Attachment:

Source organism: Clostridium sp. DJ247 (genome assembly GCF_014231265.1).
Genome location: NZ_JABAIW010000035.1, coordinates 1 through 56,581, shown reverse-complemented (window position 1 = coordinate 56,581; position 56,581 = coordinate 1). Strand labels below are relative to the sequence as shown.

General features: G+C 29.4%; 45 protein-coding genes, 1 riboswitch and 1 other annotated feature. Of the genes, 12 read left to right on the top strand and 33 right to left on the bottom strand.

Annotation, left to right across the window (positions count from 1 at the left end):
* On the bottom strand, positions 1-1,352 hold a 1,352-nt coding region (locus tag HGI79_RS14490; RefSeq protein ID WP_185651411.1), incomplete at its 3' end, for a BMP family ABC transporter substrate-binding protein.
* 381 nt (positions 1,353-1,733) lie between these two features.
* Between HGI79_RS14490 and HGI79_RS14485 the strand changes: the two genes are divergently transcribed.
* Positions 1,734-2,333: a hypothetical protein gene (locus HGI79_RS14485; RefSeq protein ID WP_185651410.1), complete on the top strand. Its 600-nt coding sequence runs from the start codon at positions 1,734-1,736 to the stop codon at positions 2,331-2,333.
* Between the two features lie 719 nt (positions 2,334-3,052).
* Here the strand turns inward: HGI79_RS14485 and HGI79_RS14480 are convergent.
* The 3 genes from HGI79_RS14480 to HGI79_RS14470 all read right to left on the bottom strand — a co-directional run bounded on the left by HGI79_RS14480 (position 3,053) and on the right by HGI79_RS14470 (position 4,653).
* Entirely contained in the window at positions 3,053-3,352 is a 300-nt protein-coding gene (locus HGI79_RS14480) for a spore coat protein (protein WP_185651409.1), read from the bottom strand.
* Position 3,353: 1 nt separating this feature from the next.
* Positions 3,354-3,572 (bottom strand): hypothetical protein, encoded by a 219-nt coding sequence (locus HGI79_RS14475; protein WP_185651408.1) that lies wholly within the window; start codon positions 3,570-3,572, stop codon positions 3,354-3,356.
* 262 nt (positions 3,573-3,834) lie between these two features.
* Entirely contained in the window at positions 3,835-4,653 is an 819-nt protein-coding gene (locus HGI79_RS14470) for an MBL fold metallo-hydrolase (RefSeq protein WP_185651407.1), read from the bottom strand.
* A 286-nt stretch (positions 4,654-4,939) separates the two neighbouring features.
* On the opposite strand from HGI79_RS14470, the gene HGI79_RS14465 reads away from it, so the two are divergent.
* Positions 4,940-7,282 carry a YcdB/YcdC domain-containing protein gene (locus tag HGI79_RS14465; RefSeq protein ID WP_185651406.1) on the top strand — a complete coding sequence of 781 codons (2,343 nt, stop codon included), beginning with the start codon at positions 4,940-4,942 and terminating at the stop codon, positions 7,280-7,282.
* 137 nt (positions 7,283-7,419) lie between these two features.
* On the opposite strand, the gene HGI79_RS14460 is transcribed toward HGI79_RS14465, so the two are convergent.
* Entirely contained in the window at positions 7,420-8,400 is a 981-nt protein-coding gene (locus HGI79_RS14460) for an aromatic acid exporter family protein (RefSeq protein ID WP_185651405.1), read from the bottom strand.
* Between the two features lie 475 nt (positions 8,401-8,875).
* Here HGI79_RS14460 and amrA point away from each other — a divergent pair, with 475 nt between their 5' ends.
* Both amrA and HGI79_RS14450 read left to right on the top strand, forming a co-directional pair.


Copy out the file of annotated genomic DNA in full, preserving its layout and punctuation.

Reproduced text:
Source organism: Clostridium sp. DJ247 (genome assembly GCF_014231265.1).
Genome location: NZ_JABAIW010000035.1, coordinates 1 through 56,581, shown reverse-complemented (window position 1 = coordinate 56,581; position 56,581 = coordinate 1). Strand labels below are relative to the sequence as shown.

General features: G+C 29.4%; 45 protein-coding genes, 1 riboswitch and 1 other annotated feature. Of the genes, 12 read left to right on the top strand and 33 right to left on the bottom strand.

Annotation, left to right across the window (positions count from 1 at the left end):
* On the bottom strand, positions 1-1,352 hold a 1,352-nt coding region (locus tag HGI79_RS14490; RefSeq protein ID WP_185651411.1), incomplete at its 3' end, for a BMP family ABC transporter substrate-binding protein.
* 381 nt (positions 1,353-1,733) lie between these two features.
* Between HGI79_RS14490 and HGI79_RS14485 the strand changes: the two genes are divergently transcribed.
* Positions 1,734-2,333: a hypothetical protein gene (locus HGI79_RS14485; RefSeq protein ID WP_185651410.1), complete on the top strand. Its 600-nt coding sequence runs from the start codon at positions 1,734-1,736 to the stop codon at positions 2,331-2,333.
* Between the two features lie 719 nt (positions 2,334-3,052).
* Here the strand turns inward: HGI79_RS14485 and HGI79_RS14480 are convergent.
* The 3 genes from HGI79_RS14480 to HGI79_RS14470 all read right to left on the bottom strand — a co-directional run bounded on the left by HGI79_RS14480 (position 3,053) and on the right by HGI79_RS14470 (position 4,653).
* Entirely contained in the window at positions 3,053-3,352 is a 300-nt protein-coding gene (locus HGI79_RS14480) for a spore coat protein (protein WP_185651409.1), read from the bottom strand.
* Position 3,353: 1 nt separating this feature from the next.
* Positions 3,354-3,572 (bottom strand): hypothetical protein, encoded by a 219-nt coding sequence (locus HGI79_RS14475; protein WP_185651408.1) that lies wholly within the window; start codon positions 3,570-3,572, stop codon positions 3,354-3,356.
* 262 nt (positions 3,573-3,834) lie between these two features.
* Entirely contained in the window at positions 3,835-4,653 is an 819-nt protein-coding gene (locus HGI79_RS14470) for an MBL fold metallo-hydrolase (RefSeq protein WP_185651407.1), read from the bottom strand.
* A 286-nt stretch (positions 4,654-4,939) separates the two neighbouring features.
* On the opposite strand from HGI79_RS14470, the gene HGI79_RS14465 reads away from it, so the two are divergent.
* Positions 4,940-7,282 carry a YcdB/YcdC domain-containing protein gene (locus tag HGI79_RS14465; RefSeq protein ID WP_185651406.1) on the top strand — a complete coding sequence of 781 codons (2,343 nt, stop codon included), beginning with the start codon at positions 4,940-4,942 and terminating at the stop codon, positions 7,280-7,282.
* 137 nt (positions 7,283-7,419) lie between these two features.
* On the opposite strand, the gene HGI79_RS14460 is transcribed toward HGI79_RS14465, so the two are convergent.
* Entirely contained in the window at positions 7,420-8,400 is a 981-nt protein-coding gene (locus HGI79_RS14460) for an aromatic acid exporter family protein (RefSeq protein ID WP_185651405.1), read from the bottom strand.
* Between the two features lie 475 nt (positions 8,401-8,875).
* Here HGI79_RS14460 and amrA point away from each other — a divergent pair, with 475 nt between their 5' ends.
* Both amrA and HGI79_RS14450 read left to right on the top strand, forming a co-directional pair.